Also, when a patient comes into the doctor’s office and is well informed about a condition, that patient can participate more fully in shared decision making on health matters. This enables the patient to understand the potential courses of treatment, express values and preferences, and increase the chances that the treatment will succeed.1
One area where shared decision making is optimally applied is in evaluating and deciding on treatment options. Personal preferences, levels of risk, and potential outcomes are all considered in partnership with healthcare providers in order to make the best choices for the patient. Once the decision on treatment options is made, patient access and further contributions to personal health information helps monitor the outcomes and, hopefully, cure or recovery.
Another benefit of giving patients access to health information is it improves the accuracy of health data. Several studies have shown that patients contributing to or correcting their personal health information can improve the quality of that information. In one instance, a study reviewed the presence of documentation of depression risk within patients’ longitudinal medical record (LMR) problem list. Patients were invited to complete a depression survey. Approximately three quarters of the patients whose answers indicated a high or moderate risk did not have depression on their LMR problem list.2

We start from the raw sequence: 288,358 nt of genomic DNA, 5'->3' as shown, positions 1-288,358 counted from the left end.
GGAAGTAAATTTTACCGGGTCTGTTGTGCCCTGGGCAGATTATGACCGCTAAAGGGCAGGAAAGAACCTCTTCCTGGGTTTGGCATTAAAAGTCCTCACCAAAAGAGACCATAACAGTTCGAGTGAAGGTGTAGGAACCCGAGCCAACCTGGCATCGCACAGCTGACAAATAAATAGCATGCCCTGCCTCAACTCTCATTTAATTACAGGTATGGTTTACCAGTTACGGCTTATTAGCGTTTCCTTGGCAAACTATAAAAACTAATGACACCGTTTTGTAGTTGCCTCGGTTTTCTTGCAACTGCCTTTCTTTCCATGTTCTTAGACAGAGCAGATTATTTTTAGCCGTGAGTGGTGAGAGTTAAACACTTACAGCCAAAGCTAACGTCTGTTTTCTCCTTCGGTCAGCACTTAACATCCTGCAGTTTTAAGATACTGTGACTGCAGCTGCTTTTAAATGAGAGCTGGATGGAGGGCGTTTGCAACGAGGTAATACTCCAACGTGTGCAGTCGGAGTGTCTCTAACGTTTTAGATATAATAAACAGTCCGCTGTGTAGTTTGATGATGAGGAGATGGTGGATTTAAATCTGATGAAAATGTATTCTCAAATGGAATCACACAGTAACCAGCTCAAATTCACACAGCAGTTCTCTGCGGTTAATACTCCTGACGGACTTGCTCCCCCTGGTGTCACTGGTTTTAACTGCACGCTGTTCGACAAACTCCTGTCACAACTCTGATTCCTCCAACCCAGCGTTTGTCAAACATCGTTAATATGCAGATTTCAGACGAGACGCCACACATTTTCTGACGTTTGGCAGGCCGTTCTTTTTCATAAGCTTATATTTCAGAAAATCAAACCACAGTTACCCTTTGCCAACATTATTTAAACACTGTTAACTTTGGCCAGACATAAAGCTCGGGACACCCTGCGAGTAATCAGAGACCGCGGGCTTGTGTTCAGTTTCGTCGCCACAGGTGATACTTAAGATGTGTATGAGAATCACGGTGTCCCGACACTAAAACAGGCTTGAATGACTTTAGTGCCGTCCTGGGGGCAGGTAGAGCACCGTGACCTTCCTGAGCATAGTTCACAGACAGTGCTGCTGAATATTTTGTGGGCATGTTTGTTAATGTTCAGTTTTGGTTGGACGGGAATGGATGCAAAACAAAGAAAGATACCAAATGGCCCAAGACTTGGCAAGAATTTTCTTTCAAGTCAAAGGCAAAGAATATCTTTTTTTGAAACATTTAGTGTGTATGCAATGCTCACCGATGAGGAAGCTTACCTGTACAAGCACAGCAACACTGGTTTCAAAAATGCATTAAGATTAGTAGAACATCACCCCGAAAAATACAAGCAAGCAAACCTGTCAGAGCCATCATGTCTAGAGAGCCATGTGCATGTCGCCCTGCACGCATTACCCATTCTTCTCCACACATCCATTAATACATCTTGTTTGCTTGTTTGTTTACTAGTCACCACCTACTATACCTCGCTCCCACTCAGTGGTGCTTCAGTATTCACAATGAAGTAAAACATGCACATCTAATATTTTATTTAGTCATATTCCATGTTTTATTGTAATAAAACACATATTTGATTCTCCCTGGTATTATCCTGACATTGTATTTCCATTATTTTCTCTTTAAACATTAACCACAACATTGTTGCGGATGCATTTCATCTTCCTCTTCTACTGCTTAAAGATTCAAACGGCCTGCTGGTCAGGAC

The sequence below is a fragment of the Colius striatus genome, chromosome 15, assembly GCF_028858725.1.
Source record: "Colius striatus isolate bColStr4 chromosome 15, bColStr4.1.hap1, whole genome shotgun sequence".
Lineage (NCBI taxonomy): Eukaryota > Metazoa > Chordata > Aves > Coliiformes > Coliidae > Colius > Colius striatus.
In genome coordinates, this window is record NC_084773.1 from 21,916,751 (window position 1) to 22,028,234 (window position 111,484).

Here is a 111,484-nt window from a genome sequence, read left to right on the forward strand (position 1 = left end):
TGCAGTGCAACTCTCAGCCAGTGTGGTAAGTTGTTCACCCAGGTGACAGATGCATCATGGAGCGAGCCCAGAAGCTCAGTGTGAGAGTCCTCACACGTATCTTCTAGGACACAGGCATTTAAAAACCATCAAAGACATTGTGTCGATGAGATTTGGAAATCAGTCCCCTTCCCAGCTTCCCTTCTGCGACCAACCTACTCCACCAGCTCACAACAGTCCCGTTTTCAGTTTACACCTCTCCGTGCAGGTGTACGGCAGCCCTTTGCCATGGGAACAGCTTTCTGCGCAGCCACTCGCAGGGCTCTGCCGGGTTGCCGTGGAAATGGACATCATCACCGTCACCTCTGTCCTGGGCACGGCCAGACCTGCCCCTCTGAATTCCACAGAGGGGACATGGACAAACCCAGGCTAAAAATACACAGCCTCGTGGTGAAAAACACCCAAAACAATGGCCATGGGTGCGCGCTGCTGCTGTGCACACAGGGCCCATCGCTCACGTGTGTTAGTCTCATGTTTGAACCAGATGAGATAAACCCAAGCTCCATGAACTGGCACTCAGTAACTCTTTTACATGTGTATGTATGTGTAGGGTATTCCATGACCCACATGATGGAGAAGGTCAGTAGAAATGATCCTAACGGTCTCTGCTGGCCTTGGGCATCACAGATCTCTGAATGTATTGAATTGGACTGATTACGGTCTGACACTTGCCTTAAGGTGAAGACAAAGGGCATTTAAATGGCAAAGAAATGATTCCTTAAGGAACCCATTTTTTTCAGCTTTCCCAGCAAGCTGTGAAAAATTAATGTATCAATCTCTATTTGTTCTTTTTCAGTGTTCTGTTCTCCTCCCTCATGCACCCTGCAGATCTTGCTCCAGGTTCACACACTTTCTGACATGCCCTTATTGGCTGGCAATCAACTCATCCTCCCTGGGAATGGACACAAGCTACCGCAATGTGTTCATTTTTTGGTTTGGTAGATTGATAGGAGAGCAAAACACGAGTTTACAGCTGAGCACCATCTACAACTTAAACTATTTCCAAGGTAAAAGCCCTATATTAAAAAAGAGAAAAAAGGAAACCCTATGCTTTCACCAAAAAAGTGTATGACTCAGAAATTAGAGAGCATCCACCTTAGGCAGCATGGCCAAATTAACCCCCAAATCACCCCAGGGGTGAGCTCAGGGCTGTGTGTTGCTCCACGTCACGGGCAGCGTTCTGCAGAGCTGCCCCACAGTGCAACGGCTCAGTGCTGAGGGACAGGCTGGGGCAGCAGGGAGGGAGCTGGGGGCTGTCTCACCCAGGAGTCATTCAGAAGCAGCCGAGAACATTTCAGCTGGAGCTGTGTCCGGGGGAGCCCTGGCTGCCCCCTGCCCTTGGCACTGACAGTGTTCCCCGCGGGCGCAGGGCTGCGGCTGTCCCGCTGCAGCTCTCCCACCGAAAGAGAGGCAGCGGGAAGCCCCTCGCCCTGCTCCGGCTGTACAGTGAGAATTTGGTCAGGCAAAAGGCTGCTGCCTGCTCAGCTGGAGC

HIM professionals can use the Bill of Rights to empower patients in their workplace and in their community. Below are some suggestions on how to do this.
Using the Bill of Rights at Work
- Post the Bill of Rights in your HIM department. Place copies of the Bill of Rights for patients, their caregivers, and healthcare providers to take with them. This will help raise awareness of individual rights. Be sure to have the “Understanding Your Medical Records” brochure on hand as well.
- Train staff on the Bill of Rights. As awareness efforts about the Bill of Rights continues, many staff members will have questions. Staff should be well versed in these rights, both for themselves and for any questions that may arise from patients and healthcare providers.
- Share with others outside HIM. Raise awareness in other areas of your organization. This way, as you share the Bill of Rights from administration to front-line workers, there will be a clear understanding of what rights patients have within and outside your organization.
- Actively practice the Bill of Rights. Be sure to practice its concepts in your daily work, especially when you receive a request for personal health information. Develop a process in your organization to follow up on specific issues raised in relation to the Bill of Rights.
Using the Bill of Rights in Your Community